Investing in Profit
by Tony Ozelis

Profit…is not a four-letter word” - Dave Thomas.

First off, what we would like is for folks both today and into the future to remember the economic times during which this was written …early November, 2008. These are (were) tough times. On the eve of a presidential election, at war on two fronts (Iraq and Afghanistan, in case you don’t remember) and in the worst economic times since… well... ever, for most people alive today.

It wasn’t but twelve months ago that things were just singing along in the development world. New projects were sprouting up like mushrooms after a spring rain and record prices were being set for properties in even the most unlikely of areas. It was not unusual for brokers and developers to quote rent numbers in excess of…well, excess...and obviously, it was during these times that very few people thought that music would ever stop. Well, it did and when it did it seems that there weren’t very many chairs left in the room.

What happened from there was, at first, predictable. The businesses that were in pretty bad shape to begin with started to disappear. Then it was the over- stretched chains that started to waiver and fail. But when the big boys started showing up to the party (Starbucks, Linens and Things, Circuit City, among others) it seemed as if the sky was truly falling. And, like any other type of devastating storm, the structures that remained standing after the sky had cleared all had one thing in common…it was the ones with the sturdiest of foundations. And in the development world, that foundation is; responsible and reasonable occupancy costs (Rent, Common Charges, taxes, etc).

High sales volumes make up for a myriad of concealed problems in business and nothing beats good old hard economic times to bring them out. My case in point; in the Times Square section of New York City there is a national quick-casual restaurant that does well over $8 million a year in sales volume…and loses money.

Why? Well…I’m sure that labor costs (the #1 expense in most businesses) are high in Manhattan, but with rental prices “by the ball” going for over $700 a square foot, you can bet occupancy costs are a co- conspirator. I know what got that company (and many like them) in trouble; I’ve seen it with almost every company that I’ve worked for. Although they may have had great products and/or services, they relied on the wrong technology, expanded way too fast and spent nothing on teaching the folks responsible for their development needs how to negotiate.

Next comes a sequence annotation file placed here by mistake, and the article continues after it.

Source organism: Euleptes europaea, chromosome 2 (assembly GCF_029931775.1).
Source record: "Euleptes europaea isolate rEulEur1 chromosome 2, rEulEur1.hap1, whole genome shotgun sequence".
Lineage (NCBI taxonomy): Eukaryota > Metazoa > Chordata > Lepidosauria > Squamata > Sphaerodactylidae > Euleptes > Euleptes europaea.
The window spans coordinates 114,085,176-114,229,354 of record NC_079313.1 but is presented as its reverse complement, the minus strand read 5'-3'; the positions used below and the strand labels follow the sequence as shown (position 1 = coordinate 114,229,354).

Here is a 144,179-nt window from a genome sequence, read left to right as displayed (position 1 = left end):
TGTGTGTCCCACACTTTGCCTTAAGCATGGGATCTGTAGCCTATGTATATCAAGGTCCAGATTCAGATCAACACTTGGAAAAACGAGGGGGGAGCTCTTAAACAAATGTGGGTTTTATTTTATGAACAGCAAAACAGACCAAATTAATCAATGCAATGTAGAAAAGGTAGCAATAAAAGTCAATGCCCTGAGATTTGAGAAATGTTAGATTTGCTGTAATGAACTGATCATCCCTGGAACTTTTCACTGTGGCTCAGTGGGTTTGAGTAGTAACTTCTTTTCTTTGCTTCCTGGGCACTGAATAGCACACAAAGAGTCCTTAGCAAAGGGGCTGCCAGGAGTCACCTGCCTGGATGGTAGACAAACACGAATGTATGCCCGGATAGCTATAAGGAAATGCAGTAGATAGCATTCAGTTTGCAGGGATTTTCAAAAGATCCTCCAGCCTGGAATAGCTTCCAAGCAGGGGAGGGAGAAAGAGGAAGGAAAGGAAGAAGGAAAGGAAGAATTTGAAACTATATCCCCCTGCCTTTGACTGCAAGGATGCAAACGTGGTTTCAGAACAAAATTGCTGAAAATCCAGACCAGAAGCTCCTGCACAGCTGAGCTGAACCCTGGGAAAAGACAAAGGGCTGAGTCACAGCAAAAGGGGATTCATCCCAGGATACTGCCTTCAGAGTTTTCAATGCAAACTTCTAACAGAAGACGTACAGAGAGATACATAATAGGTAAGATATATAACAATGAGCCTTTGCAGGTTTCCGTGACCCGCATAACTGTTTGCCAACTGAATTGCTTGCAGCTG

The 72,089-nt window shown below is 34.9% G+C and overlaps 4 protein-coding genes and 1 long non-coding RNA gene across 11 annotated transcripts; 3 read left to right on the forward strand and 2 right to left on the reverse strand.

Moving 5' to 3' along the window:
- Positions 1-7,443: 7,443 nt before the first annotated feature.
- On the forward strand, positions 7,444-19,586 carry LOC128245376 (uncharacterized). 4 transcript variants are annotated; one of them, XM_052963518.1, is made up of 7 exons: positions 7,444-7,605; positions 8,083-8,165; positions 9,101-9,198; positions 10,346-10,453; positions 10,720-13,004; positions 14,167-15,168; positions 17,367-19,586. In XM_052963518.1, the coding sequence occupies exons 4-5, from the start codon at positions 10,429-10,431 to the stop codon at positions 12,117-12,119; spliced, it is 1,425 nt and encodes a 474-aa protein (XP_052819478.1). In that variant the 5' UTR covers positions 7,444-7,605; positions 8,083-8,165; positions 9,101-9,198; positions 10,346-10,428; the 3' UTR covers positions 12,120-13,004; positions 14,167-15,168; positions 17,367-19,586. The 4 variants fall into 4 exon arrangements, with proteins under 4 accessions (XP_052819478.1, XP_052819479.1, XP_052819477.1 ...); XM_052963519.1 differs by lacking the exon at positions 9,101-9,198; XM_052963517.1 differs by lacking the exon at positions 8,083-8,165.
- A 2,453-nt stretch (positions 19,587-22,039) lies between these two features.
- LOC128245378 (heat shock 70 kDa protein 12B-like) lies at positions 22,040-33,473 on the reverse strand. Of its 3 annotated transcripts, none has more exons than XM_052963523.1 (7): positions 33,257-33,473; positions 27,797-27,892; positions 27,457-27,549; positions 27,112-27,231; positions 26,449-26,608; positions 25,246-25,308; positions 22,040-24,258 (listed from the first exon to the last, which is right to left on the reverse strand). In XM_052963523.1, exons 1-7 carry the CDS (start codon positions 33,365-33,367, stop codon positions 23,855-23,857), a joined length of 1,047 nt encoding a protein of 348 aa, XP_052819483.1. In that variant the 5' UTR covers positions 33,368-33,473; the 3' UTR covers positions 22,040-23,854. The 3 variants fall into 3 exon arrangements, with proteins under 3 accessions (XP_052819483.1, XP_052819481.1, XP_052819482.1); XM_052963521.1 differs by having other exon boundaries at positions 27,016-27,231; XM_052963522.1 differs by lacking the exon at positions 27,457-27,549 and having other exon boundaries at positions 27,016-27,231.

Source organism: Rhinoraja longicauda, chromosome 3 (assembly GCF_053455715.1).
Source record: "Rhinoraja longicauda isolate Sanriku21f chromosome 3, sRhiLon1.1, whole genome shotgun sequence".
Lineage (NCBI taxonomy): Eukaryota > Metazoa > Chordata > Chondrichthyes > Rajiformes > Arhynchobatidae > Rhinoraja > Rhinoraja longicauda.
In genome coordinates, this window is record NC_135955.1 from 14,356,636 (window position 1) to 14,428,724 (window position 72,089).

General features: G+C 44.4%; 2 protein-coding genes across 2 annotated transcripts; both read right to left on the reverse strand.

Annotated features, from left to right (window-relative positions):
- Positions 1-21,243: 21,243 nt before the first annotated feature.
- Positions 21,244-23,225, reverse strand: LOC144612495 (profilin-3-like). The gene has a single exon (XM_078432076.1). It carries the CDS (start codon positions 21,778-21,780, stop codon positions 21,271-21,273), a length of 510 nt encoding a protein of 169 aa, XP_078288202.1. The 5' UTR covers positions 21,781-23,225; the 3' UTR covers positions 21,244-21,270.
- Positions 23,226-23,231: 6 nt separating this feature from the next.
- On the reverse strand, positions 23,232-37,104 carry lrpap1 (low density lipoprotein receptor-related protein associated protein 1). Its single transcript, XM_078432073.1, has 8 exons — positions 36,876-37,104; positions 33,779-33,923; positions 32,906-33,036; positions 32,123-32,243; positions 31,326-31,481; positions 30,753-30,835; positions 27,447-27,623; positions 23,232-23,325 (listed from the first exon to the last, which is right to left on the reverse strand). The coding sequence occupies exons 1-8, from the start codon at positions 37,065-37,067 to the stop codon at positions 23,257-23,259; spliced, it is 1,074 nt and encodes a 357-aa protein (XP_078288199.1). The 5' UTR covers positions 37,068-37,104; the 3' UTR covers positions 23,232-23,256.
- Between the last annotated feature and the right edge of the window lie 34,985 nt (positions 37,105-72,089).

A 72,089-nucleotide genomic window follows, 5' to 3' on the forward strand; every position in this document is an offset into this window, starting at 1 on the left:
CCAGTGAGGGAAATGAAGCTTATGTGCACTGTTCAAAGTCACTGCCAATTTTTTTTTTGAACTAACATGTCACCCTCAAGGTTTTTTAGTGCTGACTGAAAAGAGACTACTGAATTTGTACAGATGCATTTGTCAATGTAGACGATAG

Imagine that? Spending thousands upon thousands of dollars and probably as many man-hours developing a program that says that "far-corner locations are good" and not one dime on how to get it cheaper!

I can only guess that because the process is not tangible and the results not quantifiable, it’s harder to sell to senior management…but make no mistake; every dime you save on occupancy costs, go right to your bottom line, even though you may not see it.

I was with the Pizza Hut division of Pepsico a bunch of years back (they’re owned by Yum Brands nowadays) and at a national convention held in Las Vegas, they surprised us by putting us through a negotiating course.

Initially, we were all insulted. After all, we KNEW how to negotiate …heck we did it every day. Or so we thought...

What we learned during the course that day, forever changed how we approached our jobs. To the credit of our VP of Development, even members of our construction department joined our group as well.

What happened after that was we became a profit machine. No longer did we brag about high initial sales volumes…it was how much profit we generated, and even our revised bonus program reflected that...make your numbers - make your bonus; EXCEED your numbers - you were sittin' in tall cotton.

So my advice to the fledgling entrepreneurs, struggling retailers and whatever companies found a seat when the music stopped?

Stop looking for a technological silver bullet and instead of investing in “The-Wonderful-Computer- Program-That-Picks-Sites-For-You”, spend a lot less of your companies hard-earned dough on the sexiest product of all…PROFIT. Make the investment in every person connected to your development plans (including the support staff) and have them professionally taught how to negotiate.

That way when the music stops again (and it will), you might just have a seat.

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About the Author: Tony Ozelis is a real estate development consultant and frequent contributor to LocationIsland.com.  Mr. Ozelis' 23 year career has primarily been focused on restaurant and retail development throughout the United States where he has served as a Director of Real Estate for companies such as Pizza Hut, Inc., Boston Chicken, 7-Eleven and Wendy's International.

With well over 700 successful projects completed to date; he has been at the forefront of incorporating new technologies into corporate real estate development and regularly teaches on subjects such as; Strategic Market Development Planning, Contract Negotiations and incorporating Green Technologies into site design.

Mr. Ozelis is a member of both the International Council of Shopping Centers (ICSC) and the United States Green Building Council (USGBC).

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